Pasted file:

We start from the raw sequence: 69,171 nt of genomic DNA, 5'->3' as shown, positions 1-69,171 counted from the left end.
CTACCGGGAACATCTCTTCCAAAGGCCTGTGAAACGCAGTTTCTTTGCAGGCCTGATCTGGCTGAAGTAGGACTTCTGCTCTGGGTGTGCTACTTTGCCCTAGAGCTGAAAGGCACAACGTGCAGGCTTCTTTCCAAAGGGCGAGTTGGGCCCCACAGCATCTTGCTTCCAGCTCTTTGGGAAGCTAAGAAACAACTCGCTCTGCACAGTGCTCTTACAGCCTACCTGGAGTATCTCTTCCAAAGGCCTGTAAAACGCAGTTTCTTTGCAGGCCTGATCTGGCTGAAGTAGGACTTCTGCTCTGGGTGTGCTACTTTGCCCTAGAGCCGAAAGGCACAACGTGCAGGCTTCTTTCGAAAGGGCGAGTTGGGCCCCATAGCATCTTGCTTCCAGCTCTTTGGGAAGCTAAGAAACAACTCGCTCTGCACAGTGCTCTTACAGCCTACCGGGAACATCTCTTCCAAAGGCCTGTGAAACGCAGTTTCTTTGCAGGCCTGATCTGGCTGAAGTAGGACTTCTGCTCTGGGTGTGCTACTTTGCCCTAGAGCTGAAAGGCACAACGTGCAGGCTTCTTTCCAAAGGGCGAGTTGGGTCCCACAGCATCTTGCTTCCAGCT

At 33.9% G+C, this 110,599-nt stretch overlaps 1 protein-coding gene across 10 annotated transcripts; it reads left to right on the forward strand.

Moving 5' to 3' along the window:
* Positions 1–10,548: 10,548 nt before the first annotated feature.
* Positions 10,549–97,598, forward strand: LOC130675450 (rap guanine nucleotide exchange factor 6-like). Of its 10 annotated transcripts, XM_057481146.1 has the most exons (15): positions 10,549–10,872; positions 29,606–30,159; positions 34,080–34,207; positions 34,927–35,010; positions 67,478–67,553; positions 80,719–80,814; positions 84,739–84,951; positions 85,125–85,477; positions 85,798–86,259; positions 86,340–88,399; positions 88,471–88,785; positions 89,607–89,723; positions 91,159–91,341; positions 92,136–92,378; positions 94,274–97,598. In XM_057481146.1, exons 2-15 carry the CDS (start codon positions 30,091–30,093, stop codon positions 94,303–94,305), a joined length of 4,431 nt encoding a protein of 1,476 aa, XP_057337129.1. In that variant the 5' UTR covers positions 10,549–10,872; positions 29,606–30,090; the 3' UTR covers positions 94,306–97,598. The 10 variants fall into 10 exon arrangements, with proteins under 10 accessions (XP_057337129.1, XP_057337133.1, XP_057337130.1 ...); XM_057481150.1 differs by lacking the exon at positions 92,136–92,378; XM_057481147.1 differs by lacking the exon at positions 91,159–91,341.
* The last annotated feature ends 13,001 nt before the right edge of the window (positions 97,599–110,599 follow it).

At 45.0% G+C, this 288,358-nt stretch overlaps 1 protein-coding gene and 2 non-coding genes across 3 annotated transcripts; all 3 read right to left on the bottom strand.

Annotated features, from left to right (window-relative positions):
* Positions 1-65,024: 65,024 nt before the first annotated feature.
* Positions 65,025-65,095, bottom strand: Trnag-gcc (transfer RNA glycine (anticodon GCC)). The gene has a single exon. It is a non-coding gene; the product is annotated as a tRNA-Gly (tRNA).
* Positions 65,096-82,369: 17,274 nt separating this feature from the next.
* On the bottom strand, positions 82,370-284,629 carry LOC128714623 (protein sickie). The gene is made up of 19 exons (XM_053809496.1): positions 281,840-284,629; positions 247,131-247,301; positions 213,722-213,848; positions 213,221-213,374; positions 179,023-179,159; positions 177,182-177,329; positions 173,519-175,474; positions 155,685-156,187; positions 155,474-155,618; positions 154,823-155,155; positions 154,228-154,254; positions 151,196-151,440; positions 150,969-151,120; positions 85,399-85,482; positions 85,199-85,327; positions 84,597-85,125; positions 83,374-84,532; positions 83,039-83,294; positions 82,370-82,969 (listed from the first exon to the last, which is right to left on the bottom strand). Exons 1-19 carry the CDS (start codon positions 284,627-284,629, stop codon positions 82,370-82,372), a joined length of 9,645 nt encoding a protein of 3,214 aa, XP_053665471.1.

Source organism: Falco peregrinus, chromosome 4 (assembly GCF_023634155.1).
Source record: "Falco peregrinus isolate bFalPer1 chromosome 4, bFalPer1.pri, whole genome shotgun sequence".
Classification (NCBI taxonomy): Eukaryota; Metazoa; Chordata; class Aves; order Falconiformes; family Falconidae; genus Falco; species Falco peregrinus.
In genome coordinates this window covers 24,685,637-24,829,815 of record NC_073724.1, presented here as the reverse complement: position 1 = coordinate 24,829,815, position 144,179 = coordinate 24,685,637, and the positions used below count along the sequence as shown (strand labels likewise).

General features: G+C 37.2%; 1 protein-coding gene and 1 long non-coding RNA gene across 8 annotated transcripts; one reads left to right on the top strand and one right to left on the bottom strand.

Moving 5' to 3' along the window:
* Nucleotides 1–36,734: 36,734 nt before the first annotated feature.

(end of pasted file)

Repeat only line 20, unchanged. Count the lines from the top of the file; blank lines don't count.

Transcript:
* Nucleotides 1–36,734: 36,734 nt before the first annotated feature.